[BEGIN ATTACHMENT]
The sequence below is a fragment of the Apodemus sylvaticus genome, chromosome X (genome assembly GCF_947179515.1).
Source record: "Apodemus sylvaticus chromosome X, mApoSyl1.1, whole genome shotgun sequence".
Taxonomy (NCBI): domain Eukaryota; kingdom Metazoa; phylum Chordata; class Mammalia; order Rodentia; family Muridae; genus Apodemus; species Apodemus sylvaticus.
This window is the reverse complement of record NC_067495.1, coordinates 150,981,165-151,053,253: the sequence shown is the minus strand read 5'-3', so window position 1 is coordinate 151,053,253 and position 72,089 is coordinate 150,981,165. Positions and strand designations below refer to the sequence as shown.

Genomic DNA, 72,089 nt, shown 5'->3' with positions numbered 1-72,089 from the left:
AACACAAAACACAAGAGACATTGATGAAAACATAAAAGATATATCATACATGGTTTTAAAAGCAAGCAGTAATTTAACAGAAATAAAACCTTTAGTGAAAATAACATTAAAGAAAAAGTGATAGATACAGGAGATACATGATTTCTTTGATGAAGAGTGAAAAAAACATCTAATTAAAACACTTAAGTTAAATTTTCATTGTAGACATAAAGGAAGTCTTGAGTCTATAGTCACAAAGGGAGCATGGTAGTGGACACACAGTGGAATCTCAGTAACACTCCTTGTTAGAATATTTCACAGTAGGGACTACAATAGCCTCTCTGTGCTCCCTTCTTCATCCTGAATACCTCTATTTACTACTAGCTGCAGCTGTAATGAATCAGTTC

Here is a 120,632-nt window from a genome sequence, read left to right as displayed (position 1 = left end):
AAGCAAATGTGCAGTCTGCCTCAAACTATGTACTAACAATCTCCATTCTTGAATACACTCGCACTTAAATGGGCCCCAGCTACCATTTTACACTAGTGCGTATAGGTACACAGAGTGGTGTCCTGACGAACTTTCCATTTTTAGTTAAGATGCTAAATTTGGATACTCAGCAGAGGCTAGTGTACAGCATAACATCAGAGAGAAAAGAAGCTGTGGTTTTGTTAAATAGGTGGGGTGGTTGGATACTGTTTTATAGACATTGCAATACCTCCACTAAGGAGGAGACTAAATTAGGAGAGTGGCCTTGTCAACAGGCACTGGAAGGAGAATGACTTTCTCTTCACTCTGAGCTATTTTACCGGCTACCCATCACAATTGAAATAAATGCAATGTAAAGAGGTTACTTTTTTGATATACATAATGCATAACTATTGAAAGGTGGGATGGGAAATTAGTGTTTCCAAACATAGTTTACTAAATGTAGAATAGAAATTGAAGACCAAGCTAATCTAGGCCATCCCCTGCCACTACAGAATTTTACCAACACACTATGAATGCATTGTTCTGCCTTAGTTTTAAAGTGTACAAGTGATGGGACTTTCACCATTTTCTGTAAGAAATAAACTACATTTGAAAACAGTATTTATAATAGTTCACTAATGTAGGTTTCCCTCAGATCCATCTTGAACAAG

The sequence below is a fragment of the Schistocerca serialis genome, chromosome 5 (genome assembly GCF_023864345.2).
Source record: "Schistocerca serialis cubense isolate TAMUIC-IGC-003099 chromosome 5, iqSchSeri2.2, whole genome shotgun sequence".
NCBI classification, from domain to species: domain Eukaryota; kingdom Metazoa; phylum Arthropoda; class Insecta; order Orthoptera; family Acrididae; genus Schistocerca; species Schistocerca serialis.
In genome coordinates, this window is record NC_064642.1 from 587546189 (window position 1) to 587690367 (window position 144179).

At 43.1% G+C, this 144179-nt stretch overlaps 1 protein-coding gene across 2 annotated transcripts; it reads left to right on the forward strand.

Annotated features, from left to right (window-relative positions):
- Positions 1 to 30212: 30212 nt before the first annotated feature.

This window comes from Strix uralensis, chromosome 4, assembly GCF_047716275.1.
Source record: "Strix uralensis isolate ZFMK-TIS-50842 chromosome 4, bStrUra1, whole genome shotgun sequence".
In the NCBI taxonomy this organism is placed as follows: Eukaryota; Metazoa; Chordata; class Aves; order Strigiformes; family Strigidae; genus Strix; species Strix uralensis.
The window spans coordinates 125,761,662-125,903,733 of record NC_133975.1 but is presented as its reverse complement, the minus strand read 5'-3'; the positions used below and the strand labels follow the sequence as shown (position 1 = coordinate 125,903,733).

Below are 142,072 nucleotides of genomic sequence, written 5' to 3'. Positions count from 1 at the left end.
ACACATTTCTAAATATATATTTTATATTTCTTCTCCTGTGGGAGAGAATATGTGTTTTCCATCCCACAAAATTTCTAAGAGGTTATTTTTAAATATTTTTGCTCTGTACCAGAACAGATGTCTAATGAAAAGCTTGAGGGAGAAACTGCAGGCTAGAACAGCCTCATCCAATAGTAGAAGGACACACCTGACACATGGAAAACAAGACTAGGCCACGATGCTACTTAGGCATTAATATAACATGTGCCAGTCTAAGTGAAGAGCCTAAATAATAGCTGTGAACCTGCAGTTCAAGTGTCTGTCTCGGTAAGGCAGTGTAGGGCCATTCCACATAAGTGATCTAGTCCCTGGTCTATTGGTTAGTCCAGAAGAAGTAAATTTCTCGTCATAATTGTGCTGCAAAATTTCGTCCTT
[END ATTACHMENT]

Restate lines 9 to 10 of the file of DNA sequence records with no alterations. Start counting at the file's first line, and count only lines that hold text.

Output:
The sequence below is a fragment of the Schistocerca serialis genome, chromosome 5 (genome assembly GCF_023864345.2).
Source record: "Schistocerca serialis cubense isolate TAMUIC-IGC-003099 chromosome 5, iqSchSeri2.2, whole genome shotgun sequence".